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1/192. Delayed sequelae of hydrochloric acid ingestion.

    hydrochloric acid is the active ingredient in common toilet bowl cleaner agents used in thailand but it is occasionally abused for suicidal attempts by ingestion. Clinicopathological description caused by this agent has rarely been mentioned in the literature. We reported three cases of gastric outlet obstruction. Two of these cases were initially treated in provincial hospitals by gastric lavages. No clinical symptoms relating to ingestion and swallowing were present in the early period after ingestion but patients developed vomitting and cachexia a few months later. Among these three cases, pylorus and antrum were the most common sites of injury. All cases were gastrectomized and pathological findings of the resected specimens showed mucosal ulceration, submucosal fibrosis, thickening of muscularis mucosae, and eosinophilic infiltrations. Most cases in the literature had preoperative jejunostomy preformed but our cases did not have such a preoperative procedure. The outcomes of all cases were considered good and no postoperative complication was found. This presentation is aimed to stimulate physicians to be aware of delayed complications of hydrochloric acid ingestion and long term follow-up is required even though the initial symptoms of the patients were minimal. ( info)

2/192. gastric outlet obstruction as a late complication of formaldehyde ingestion: a case report.

    A patient who ingested formaldehyde in a suicide attempt is described. Although early clinical and endoscopic manifestations appeared relatively mild, after several weeks the patient developed signs and symptoms suggestive of gastric outlet obstruction that eventually required surgical intervention. formaldehyde ingestion has only rarely been described in the literature. formaldehyde is a corrosive that can produce late sequelae, similar to the more common ingestion of acids and alkali. ( info)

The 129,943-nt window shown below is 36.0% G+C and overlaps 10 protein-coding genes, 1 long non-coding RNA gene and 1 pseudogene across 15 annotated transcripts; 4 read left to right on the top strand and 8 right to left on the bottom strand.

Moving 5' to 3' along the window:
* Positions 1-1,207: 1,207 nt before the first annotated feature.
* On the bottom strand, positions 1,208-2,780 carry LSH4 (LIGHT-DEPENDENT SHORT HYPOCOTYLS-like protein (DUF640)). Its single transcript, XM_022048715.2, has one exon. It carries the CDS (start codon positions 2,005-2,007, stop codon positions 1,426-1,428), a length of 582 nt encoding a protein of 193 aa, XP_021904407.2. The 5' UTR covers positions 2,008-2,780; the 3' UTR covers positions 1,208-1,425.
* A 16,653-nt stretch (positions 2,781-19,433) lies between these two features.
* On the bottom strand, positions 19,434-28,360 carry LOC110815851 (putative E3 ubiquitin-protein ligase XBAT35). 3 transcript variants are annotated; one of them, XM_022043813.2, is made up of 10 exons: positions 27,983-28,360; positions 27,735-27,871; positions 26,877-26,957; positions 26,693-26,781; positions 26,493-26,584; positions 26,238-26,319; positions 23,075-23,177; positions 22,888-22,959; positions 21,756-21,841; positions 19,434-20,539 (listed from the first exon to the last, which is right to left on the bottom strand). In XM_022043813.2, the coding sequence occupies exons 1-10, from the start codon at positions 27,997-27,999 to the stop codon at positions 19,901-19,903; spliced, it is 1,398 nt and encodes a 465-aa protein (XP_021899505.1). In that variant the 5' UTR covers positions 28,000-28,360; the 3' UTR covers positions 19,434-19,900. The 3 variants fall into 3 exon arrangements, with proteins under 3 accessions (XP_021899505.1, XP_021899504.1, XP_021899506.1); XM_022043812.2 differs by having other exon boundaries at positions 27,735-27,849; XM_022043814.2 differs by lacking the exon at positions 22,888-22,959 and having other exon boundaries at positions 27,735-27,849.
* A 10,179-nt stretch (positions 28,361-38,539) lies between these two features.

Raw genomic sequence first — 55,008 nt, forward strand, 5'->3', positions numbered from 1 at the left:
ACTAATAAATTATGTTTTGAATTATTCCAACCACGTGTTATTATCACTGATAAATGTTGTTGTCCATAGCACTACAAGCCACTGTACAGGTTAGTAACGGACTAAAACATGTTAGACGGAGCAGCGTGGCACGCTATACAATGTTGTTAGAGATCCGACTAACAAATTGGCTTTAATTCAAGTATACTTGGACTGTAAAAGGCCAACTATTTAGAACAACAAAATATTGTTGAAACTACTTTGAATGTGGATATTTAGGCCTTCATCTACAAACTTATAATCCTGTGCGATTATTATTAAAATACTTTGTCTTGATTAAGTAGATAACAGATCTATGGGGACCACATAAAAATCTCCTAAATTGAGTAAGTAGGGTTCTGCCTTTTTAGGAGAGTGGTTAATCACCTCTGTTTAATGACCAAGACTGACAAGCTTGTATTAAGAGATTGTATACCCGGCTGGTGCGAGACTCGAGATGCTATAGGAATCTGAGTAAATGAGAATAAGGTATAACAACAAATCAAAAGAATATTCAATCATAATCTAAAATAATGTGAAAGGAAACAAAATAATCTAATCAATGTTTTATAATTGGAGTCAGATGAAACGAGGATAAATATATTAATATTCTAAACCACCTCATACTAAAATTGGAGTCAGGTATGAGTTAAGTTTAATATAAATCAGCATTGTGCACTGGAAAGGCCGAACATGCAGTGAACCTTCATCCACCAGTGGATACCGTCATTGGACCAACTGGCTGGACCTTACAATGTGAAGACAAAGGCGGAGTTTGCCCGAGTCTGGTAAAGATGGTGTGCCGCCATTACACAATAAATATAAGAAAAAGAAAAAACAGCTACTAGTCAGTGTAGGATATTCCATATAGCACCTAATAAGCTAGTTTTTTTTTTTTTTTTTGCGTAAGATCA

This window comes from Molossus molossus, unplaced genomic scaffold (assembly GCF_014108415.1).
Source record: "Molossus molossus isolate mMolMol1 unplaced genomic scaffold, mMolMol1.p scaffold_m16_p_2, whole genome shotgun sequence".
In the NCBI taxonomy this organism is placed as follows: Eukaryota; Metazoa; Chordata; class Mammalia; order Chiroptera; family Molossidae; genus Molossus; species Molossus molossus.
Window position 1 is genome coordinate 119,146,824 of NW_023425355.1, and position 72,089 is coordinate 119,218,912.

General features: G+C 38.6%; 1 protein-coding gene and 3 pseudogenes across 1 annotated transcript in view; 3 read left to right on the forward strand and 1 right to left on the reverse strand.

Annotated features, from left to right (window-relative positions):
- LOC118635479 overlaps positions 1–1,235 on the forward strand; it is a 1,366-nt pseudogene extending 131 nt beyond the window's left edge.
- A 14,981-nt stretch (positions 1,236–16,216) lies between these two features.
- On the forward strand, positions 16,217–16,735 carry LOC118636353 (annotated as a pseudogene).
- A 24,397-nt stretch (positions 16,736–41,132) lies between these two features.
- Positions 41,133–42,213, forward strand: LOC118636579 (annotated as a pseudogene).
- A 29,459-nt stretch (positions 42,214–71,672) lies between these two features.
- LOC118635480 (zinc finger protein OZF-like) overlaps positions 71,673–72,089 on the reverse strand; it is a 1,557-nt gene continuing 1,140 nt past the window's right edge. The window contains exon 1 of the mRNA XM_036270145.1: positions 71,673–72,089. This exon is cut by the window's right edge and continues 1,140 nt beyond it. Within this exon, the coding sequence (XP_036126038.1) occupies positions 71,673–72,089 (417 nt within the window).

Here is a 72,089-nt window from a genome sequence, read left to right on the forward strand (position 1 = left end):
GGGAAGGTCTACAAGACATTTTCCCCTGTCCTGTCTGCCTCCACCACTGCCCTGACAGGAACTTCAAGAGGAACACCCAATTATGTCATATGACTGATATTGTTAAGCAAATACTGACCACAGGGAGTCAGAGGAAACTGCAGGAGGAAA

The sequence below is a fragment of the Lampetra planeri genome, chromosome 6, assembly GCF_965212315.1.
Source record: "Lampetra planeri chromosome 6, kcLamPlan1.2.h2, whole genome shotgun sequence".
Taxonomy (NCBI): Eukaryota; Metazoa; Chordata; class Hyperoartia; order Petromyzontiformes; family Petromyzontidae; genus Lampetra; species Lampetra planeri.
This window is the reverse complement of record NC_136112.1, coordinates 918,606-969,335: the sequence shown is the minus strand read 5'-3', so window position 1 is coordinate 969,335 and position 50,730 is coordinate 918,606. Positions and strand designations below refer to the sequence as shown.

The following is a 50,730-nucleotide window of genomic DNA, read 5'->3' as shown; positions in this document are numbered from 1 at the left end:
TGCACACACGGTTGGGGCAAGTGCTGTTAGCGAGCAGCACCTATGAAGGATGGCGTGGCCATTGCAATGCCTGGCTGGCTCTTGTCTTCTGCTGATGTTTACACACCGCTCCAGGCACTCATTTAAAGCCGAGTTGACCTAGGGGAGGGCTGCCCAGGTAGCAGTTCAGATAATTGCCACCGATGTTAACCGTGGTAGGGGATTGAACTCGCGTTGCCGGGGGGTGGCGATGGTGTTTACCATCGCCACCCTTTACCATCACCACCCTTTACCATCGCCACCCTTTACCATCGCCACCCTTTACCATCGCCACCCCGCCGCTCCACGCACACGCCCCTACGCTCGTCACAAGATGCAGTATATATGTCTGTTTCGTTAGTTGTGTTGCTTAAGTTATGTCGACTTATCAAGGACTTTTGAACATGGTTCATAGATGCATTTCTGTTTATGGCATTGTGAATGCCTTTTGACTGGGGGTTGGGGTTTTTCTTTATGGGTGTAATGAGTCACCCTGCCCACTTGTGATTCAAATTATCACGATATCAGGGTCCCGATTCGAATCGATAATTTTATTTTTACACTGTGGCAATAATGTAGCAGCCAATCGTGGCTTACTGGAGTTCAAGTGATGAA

3/192. Percutaneous endoscopic duodenostomy: the relief of obstruction in advanced gastric carcinoma.

    nausea and vomiting in patients with advanced gastric malignancy and mechanical obstruction are distressing and difficult to manage. We describe a patient with linitis plastica and gastric stasis who was treated with a percutaneous endoscopic duodenostomy as the stomach could not be used for percutaneous endoscopic gastrostomy (PEG) formation. A Conflo PEG tube was inserted into the second part of the duodenum using the Ponsky-Gauderer technique without complication. The patient experienced excellent symptomatic relief and tolerated enteral nutrition extremely well, regaining some weight. This manoeuvre can produce effective symptom palliation allowing the patient to be managed at home during the terminal phase of their illness. ( info)